# Rough explanation of Control-Flow Graph navigation algorithm

Wondering at a high level how you are supposed to go about navigating a Control-Flow Graph (CFG) to perform operations such as dead code elimination. This diagram shows a dead-code elimination problem, how to figure out these variables are related to each other.

Wondering how you go about iterating through the CFG to find things like:

1. Variables that need to be eliminated (dead code)
2. Variables that need to be divided into SSA form
3. Loops that can be merged perhaps.
4. Reordering the nodes perhaps.
5. Other things.

Don't need to know the exact solutions to these problems, just basically trying to get a rough sense of what it takes to figure out the relationship and meaning among the nodes (or blocks of nodes) of the CFG, so I can look further. If I were to do this naively I would, for each node, traverse the graph again to find relationships to it, which seems like it's suboptimal / the wrong approach. For example, finding the reachable definitions seems like, for each variable, you would check every other variable in the program, creating a highly connected graph. Once you make these connections, then you have to actually do something with the data, so that's even more processing. This seems like a lot of memory/traversing, so wondering if this is the right track.

## 1 Answer

I think you're asking about Data-flow analysis.

Before SSA, we would use bit vectors, where each bit in the bit vector represents a variable in the method being compiled (could be a program variable or an actual or virtual cpu register). We'd use a pair of bit vectors, one for defs and one for uses, and such bit vectors would be conceptually attached to every instruction; though in practice, we would generally only store such bit vectors at the beginning and at the end of each basic block.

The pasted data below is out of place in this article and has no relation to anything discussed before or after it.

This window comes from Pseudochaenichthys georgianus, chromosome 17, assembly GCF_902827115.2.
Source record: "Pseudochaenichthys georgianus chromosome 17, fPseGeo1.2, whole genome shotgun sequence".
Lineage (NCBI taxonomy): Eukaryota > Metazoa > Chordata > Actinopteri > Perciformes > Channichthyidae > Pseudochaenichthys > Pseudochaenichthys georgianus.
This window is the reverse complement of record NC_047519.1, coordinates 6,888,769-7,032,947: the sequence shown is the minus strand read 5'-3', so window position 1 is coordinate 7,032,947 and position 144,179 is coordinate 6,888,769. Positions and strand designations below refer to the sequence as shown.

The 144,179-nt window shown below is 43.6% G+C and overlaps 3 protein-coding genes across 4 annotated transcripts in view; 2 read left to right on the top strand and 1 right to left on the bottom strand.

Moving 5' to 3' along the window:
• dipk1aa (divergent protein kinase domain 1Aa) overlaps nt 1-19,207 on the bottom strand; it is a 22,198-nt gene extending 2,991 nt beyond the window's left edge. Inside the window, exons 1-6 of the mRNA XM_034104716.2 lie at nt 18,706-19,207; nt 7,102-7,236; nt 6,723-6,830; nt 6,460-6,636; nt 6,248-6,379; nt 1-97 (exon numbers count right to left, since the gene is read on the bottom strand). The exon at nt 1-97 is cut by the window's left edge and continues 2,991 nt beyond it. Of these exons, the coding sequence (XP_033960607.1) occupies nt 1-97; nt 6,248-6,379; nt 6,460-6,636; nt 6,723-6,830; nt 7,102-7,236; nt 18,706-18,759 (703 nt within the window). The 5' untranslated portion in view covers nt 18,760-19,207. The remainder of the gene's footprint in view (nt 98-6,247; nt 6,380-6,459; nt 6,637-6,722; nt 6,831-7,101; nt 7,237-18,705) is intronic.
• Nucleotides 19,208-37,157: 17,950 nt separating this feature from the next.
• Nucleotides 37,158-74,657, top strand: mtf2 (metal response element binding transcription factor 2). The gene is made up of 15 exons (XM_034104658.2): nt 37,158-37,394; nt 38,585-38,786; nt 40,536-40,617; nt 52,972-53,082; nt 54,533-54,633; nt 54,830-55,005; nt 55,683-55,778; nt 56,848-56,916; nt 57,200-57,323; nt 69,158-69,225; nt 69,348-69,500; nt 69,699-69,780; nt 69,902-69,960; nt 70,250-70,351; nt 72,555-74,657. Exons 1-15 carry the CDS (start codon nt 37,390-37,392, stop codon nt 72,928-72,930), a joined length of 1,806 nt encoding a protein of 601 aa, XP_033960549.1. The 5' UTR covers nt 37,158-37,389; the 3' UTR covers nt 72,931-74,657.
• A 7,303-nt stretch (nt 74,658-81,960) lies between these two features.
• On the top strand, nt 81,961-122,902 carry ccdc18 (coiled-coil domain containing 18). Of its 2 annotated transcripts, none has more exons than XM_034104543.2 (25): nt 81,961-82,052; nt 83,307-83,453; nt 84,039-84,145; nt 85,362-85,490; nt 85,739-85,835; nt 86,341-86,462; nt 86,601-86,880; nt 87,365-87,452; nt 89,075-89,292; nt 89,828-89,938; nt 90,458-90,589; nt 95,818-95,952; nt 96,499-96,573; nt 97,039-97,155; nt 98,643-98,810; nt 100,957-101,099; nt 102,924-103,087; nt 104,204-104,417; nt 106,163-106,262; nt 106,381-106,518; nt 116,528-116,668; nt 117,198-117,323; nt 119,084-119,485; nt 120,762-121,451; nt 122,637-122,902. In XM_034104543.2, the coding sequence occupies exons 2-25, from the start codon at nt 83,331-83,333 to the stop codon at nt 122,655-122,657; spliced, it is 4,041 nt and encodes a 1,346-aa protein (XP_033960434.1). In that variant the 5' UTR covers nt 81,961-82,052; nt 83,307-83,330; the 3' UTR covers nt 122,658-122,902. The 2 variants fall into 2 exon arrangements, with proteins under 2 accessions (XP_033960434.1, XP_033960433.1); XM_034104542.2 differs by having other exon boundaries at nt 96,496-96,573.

These bit vectors are initially computed by traversing each basic block: going forwards through the block, the reaching definition at the end of the basic block has a bit set for each variable that is set(def'd) in the basic block, and, by going backward through the block, the upwards exposed uses at the beginning of the basic block has a bit set for each variable that is used within the basic block.  During the backward traversal, a def masks a use of the same variable, so only variables that are used and not so masked make it into that bit vector stored for the beginning of the block.

Then the bit vectors for the basic blocks are propagated throughout method being compiled (e.g. the other basic blocks) by traversing the control flow graph, merging information until no changes (the merge functions are fixed points, meaning they converge).  If we recognize particular control flow constructs (while loop, if then, etc...), we can stop merging before the final iteration, in which no changes occur.

In usage, once the data flow for the method has been computed, optimization like dead code can performed.  This optimization might start at the end of a basic block, starting with the uses bit vectors and walking backwards.  Traversing backwards, a copy of the uses bit vector could be modified as per each instruction so as to have instruction level information.

Dead code (in terms of variables assigned but not used) is then detected by knowing that, at a particular def, that variable is not in the use set.  The instruction computing that def can be eliminated.  The data flow needs to be updated as a result, and it is common then to find more instructions (earlier, ones that were computing values for the eliminated instruction to use) that are now dead as well.

SSA — by introducing a new version of a variable (e.g. each time it is assigned) and thus tracking versions of variables instead of just variables — allows some of the collected data flow information to apply to the whole method, instead of varying by location in the code as before SSA.